Colorful characters, heart stopping action and just enough plot to keep the film moving along; these are all the most basic cliché elements needed by an action film to ensure some level of entertainment. "Mercenaries" however, chooses to take a radical approach to action filmmaking and populate itself with characters whose names are mentioned once at best, ineptly filmed shootouts and fights, and enough plot padding to drag what feels like a rejected episode of "The Unit" into a 90-plus minute exercise in frustration.
Casually beginning with violence against women, "Mercenaries" pits a quartet of, you guessed it, mercenaries against Croatian rebels have attempted to overthrow the Serbian government and in the process taken the US Ambassador hostage. The film's best acting begins and ends with Colonel Torida played by Billy Zane sporting yet another fantastic hairpiece, informing our heroes of their mission. From there, the group, led by Andy Marlow (Robert Fucilla) embark on what quickly becomes a laughable excuse for an action film.
The problems plaguing "Mercenaries" are many, the least of which is director Paris Leoniti's inability to stage even a mildly engaging action sequence. Shootouts feel slow, peppered with horrible post-production effects, including some sequences where muzzle flashes defy the law of physics by showing up behind the shooter. What should be an intense, hand-to-hand fight with an injured Marlow and a vicious female rebel is bafflingly filmed with the focus on both combatants' torsos. The final insult is some of the worst sound design I've heard in an action film ensuring even the most "frantic" shootouts of the film feel like a really well made fan film and nothing of Hollywood caliber.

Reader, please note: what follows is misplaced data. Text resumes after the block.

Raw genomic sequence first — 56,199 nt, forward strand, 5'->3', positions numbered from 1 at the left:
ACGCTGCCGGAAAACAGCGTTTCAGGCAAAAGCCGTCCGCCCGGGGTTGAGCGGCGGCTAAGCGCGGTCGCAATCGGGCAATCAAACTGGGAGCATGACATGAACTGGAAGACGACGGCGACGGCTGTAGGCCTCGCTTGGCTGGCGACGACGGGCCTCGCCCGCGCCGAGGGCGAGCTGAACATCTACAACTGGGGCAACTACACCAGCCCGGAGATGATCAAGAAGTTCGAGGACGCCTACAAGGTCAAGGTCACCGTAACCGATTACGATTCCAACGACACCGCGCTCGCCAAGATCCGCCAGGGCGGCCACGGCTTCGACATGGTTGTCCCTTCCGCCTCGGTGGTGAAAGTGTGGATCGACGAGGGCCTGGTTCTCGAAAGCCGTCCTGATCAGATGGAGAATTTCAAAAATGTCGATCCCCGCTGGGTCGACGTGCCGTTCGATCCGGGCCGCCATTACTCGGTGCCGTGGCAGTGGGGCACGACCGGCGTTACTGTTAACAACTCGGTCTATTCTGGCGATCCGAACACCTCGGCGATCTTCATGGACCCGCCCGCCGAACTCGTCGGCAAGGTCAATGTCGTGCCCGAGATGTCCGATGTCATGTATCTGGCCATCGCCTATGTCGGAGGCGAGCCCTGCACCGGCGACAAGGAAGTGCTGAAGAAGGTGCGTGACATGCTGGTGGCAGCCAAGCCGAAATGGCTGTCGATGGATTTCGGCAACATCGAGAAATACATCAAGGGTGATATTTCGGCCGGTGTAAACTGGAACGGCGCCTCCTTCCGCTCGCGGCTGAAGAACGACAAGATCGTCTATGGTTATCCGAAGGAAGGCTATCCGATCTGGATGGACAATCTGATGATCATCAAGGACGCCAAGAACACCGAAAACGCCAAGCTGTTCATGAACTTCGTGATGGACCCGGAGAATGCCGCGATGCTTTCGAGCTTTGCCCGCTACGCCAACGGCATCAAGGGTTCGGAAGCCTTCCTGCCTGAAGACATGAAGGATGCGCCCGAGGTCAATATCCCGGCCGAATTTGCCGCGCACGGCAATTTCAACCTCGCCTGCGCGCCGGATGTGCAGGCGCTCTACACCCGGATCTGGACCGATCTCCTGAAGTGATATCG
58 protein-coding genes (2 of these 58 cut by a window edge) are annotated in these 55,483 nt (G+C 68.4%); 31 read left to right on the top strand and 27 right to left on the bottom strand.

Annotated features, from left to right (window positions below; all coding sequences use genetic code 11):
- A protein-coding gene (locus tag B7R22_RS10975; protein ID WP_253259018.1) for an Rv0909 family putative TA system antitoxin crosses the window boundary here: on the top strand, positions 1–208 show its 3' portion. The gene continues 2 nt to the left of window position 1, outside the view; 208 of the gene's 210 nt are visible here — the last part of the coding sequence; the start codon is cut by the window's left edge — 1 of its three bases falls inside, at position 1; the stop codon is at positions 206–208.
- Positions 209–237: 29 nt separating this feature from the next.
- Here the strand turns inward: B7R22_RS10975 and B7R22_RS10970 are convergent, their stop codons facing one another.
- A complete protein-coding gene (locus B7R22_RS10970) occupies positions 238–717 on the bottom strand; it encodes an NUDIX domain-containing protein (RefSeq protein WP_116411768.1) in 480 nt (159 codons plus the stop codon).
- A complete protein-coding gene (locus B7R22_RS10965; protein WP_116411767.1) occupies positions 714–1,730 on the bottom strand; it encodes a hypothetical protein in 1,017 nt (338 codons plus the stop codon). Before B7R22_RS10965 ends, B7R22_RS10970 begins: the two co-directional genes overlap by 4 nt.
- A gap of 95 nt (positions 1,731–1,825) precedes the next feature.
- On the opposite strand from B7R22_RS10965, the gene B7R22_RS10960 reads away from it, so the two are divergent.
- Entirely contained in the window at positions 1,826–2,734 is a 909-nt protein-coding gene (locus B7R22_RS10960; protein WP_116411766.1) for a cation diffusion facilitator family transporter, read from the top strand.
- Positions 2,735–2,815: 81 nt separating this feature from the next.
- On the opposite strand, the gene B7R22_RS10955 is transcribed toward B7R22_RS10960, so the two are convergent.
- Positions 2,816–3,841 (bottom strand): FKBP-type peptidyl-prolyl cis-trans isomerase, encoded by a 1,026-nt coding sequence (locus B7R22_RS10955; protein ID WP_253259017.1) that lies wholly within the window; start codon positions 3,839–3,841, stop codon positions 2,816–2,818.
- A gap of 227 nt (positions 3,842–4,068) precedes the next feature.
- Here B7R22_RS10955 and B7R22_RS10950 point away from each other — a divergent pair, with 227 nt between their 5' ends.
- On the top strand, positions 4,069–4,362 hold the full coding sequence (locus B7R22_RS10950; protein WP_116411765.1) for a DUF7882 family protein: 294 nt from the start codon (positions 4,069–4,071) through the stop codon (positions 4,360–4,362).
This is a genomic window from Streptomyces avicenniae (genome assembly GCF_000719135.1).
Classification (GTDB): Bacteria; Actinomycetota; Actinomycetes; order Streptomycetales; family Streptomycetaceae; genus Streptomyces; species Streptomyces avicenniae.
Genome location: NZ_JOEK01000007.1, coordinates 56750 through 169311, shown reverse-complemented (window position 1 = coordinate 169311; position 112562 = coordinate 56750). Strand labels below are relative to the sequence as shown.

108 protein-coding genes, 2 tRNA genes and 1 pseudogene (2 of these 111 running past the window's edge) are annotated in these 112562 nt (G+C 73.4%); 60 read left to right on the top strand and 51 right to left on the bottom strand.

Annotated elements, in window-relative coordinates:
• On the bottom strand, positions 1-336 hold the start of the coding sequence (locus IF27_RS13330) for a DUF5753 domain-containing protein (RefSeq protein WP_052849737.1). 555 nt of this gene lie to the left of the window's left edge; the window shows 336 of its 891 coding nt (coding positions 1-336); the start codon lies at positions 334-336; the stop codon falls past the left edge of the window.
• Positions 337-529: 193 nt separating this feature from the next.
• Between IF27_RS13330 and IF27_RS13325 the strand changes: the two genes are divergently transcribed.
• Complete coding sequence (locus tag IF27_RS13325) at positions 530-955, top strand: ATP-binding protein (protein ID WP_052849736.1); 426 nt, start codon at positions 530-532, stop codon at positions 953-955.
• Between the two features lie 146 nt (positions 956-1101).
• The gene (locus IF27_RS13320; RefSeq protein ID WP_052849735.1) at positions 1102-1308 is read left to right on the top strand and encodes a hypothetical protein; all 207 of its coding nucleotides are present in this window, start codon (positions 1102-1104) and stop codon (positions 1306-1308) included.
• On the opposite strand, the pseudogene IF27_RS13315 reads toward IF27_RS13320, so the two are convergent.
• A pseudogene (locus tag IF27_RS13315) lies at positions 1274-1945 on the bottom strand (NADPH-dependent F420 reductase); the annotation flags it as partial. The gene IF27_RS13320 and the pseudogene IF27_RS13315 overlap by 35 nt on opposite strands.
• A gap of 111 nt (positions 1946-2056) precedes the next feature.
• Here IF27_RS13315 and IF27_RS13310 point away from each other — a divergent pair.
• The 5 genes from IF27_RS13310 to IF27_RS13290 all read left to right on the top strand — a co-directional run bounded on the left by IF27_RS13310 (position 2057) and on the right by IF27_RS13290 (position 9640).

The majority of "Mercenaries" consists of characters walking around with occasional floundering attempts at political content. It would be incredibly unfair to properly critique acting because there's nothing for the characters to work from, although the rest of Marlow's squad do fight for camera time with exaggerated line delivery. The cold truth is "Mercenaries" has the thinnest skeleton of what could be construed as a competent action film, but botches the execution in every category, it's a tedious waste of time that doesn't even have the decency to be inept enough to be inadvertently comedic.
The 2.35:1 anamorphic widescreen transfer is dismal at best, featuring contrast levels that obscure dark objects in very dark scenes, mild detail, and some minor compression issues. Coloring is slightly faded but not enough that the film is robbed of a natural look; overall, the so-so transfer does the dismal film no favors.
The Dolby Digital English 5.1 audio track features hollow dialogue that at times also suffers from a mild echo and a lack of low-end punch for the effects. There is minimal range from this poor excuse for a surround sound track. English and Spanish subtitles are included.
The lone extras are nearly 40-minute making of program titled "Mercenaries: Behind the Line" and the film's original trailer.
Boring and uninspired, "Mercenaries" doesn't have a single action set pieces that would qualify it as being a satisfying rental. It's bottom barrel, sub-b-movie garbage. Skip It.